Coffee Hour (Descriptive Essey) Essay, Research Paper
The clock, left in the family house for more than a few generations, announced noon. Noon witch as long as they remembered was used for nothing more than a sit down with a spouse, close neighbor or a passer bye, the coffee hour.
Cracking beneath a strongly knitted carpet announced the arrival of a person while knock on the porch door announced the arrival of a neighbor. The strong but pleasant smell of freshly grounded coffee occupied the house in witch the time has stopped ticking some fifty to sixty years earlier. Not much has changed since the last visit; walls are still pale white, pictures in symmetrical order line the walls, and stains from childhood pranks still stay as a testament to time, as if to show that every one in the family has something they can point out and tell a story of what has been and what is.
Quickly the corner of the room is filled with three occupants, who stare out the waist high window, which is looking out to city?s main crossroad. A quick glance at the wristwatch reveals that five minutes have passed and that coffee is ready. Small, but quick steps are heard as they echo trough the house.
The door opens and she rushes to the wood burning stove; lifts the Djezva as boiling water hits the hot surface releasing a cloud of steam which quickly evaporates trough a world war 2 bullet hole, converted in to a chimney a few years earlier. As she turns she greets the visitor with the usual phrase ??Dobar Dan??, and with a deep strong voice the visitor replies and adds a smile. Her approach to the table prompts everyone to grab something of the table and make room for Djezva. Coffee is placed in the center of the table, as a strong wrinkly hand with thick skin reaches for the handle. He lifts the Djezva, as others follow with their eyes. They quickly look away as the first Fildjan is filled.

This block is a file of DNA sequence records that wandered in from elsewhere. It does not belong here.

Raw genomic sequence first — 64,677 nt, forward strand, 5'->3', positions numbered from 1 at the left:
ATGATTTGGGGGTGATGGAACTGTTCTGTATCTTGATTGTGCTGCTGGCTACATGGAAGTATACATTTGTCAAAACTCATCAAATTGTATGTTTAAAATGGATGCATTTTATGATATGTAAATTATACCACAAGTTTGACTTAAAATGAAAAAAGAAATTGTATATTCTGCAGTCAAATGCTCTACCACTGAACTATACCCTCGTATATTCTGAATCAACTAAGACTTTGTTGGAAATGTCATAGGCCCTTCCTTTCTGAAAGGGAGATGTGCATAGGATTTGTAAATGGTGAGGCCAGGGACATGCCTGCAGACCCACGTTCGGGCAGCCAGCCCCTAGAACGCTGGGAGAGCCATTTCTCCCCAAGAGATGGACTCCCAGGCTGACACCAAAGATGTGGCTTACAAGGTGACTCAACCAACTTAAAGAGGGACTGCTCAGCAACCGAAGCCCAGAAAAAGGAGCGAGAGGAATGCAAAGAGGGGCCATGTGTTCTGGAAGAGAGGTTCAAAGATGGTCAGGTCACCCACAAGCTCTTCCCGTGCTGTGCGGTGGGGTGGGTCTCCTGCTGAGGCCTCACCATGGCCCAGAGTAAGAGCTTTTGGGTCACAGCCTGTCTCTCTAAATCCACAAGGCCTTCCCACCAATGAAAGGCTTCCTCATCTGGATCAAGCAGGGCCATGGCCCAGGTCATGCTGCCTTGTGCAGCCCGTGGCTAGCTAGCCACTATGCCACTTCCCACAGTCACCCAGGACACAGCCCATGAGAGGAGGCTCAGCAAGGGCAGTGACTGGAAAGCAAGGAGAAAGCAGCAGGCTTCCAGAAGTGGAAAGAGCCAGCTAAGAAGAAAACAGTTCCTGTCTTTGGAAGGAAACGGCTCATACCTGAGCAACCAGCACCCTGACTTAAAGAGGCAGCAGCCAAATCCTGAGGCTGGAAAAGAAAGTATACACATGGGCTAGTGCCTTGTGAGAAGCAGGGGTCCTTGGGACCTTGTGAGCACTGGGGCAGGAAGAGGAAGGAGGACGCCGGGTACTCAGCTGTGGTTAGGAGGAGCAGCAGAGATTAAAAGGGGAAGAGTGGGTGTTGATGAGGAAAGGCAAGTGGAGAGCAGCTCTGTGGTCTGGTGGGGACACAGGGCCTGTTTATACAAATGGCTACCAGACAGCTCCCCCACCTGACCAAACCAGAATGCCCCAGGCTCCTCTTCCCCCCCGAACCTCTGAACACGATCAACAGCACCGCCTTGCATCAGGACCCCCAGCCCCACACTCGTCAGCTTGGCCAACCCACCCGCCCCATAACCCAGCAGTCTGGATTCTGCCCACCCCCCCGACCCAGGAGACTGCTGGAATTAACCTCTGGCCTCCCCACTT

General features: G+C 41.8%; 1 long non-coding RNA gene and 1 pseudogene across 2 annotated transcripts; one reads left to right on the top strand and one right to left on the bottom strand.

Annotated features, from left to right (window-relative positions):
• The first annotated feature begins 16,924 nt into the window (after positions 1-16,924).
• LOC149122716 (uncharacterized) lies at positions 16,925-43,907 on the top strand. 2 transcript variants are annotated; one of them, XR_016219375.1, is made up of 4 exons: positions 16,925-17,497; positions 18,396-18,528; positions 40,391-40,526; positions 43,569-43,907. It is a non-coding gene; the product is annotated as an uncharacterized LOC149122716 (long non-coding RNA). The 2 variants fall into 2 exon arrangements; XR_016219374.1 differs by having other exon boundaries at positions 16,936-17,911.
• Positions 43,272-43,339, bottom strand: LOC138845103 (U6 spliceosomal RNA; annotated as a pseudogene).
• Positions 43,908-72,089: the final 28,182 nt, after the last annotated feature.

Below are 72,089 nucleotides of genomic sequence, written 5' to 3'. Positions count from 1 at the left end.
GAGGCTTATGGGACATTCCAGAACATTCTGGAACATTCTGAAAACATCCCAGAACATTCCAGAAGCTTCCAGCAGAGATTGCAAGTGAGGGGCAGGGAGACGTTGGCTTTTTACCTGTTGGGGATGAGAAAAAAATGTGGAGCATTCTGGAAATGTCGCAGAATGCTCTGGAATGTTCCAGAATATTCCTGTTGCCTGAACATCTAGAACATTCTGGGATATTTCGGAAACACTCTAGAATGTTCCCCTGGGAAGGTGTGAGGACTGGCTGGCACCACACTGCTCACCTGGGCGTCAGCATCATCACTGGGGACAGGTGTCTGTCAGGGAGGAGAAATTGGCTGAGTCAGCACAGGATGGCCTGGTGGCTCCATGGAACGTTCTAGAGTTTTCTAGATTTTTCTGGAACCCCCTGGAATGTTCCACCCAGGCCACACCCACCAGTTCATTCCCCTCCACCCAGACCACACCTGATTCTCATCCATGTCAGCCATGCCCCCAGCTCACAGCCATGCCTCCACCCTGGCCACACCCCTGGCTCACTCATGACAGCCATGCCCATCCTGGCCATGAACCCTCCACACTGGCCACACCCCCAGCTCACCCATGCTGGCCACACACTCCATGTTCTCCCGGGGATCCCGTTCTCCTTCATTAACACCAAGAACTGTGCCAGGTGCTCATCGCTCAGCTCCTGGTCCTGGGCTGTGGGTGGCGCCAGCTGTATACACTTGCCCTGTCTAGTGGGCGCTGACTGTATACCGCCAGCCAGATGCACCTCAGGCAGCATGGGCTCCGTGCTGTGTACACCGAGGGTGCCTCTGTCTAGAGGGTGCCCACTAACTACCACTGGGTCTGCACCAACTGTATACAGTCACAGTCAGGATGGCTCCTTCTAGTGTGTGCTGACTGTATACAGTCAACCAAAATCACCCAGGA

The visitor, sitting right by the window leans forward as his eyes look around the room and near by kitchen. He spots a picture of two young boys in front of the city hall with about 5-foot fish hanging over their heads. It was a city record catch, which still stands after some thirty add years. He smiles thords the host, as the host looks at him and sends a bright smile back, and chatting begins. Conversation is loud and every other word is followed with a deep laugh, which lasts not more than two to three seconds. The conversation keeps going for more than five minutes, and it stops when a plate of sugar cubes is louvered to the table.
The host lifts the Fildjan, with smoke vaporing out of it, as he brings it closer to his face, his eyes grin and wrinkles on his forehead expose a scar next to his right eye. The grin increases as he brings the Fildjan closer and closer, and finally he takes a small sip. For a moment the world stops, as he enjoys the taste of Turkish and blended domestic black coffee. He exhales as compliments on the good coffee follow.
Trough the crack in the kitchen door, we look and wait for the familiar sound of the grandfather clock. The sound which will sound only once to announce 1 pm. As the clock bongs, we all pile to the door and watch as they sip the last of the coffee. They stand up, say good byes, and slowly go back to the daily chores, which they were working on just before, the coffee hour.